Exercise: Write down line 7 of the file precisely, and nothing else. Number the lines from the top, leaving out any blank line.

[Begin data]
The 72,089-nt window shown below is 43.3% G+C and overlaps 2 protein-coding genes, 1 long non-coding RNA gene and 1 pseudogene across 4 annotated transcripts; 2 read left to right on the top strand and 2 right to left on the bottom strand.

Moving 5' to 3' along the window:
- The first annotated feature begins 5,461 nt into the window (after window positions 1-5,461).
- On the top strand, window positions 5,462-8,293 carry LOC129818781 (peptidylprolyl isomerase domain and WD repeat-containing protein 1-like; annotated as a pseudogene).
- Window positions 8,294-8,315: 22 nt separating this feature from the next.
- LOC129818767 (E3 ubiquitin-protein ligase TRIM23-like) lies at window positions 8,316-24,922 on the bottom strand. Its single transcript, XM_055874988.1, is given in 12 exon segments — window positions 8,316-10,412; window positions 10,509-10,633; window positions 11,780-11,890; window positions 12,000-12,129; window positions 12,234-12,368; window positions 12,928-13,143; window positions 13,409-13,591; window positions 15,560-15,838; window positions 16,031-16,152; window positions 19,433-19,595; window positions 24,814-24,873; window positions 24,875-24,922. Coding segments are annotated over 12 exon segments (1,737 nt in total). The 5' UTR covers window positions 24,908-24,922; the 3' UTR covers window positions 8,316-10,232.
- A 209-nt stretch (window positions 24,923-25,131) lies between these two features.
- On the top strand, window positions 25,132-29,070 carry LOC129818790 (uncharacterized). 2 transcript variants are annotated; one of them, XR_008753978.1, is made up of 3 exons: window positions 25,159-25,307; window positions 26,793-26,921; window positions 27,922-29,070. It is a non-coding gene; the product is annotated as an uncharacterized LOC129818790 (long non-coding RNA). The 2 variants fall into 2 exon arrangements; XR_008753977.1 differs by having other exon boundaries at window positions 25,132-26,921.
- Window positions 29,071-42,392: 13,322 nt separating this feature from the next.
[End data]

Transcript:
- A 209-nt stretch (window positions 24,923-25,131) lies between these two features.